I have been … what? intrigued? dismayed? ... in the past few days to hear the blame for the aftermath of Hurricane Katrina placed on “bureaucracy.” In an interview today, the Wall Street Journal’s Stephen Moore tried to split blame between general bureaucracy at the federal level and very specific bureaucracy at the local level1. Much more prominently, the President today announced more relief funds and admonished bureaucracy for getting in the way of people who need help. It seems that everywhere I look the failures of planning and acting are being designated as failures fundamental to bureaucracy.
But the one just doesn’t imply the other. Duties in functioning bureaucracies are assigned according to ability in a process intended explicitly to depart from charismatic management. Further, effectively managed and executed bureaucracies may not be nimble, but in their lack of flexibility is a stability meant to employ specialized skills in an orderly way, in order to accomplish well-defined sets of tasks. All week I have been thinking of Charles Perrow’s Complex Organizations: A Critical Essay, in which Perrow sharply criticizes uninformed attacks on bureaucracy by arguing that “the sins generally attributed to bureaucracy are either not sins at all or are consequences of the failure to bureaucratize sufficiently.”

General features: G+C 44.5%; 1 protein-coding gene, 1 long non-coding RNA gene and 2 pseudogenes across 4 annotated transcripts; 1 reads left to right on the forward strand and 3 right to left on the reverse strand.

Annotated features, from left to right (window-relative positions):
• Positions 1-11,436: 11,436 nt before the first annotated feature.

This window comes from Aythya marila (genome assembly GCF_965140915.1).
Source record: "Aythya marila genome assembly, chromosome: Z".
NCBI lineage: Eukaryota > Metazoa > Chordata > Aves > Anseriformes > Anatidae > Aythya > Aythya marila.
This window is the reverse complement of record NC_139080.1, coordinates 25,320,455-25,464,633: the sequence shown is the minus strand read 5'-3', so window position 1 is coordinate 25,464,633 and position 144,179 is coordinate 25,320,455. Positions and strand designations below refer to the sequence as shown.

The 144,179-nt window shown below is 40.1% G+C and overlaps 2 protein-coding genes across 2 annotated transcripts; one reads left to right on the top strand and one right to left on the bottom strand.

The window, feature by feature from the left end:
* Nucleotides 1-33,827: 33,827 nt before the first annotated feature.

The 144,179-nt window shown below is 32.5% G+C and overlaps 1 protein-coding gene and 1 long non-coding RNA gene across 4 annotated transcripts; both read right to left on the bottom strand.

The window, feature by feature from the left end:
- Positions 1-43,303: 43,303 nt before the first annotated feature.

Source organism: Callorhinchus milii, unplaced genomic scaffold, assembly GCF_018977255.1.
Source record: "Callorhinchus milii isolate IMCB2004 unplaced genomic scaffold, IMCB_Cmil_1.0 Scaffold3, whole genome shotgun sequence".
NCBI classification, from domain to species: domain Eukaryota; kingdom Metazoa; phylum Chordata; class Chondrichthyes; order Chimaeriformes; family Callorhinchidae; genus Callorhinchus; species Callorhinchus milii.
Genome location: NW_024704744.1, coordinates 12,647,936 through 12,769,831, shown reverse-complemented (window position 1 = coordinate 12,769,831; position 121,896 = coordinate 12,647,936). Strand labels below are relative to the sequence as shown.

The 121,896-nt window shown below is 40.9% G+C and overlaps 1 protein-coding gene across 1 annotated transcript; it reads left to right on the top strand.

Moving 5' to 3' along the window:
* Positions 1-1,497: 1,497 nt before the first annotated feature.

The key here, as Weber laid it out way back in the day(some observations on Weber via Nathan Newman, via Making Light), is that bureaucracies are only as good as the separation of the politics from the practice, the charisma from the capacity. When we allow the very term “bureaucracy” to become a diry word we don’t move any closer to doing a better job next time.
1 Which I think is sneaky: He suggests that locals failed in very particular and identifiable ways, while the feds failed because, hey, government is big and makes mistakes.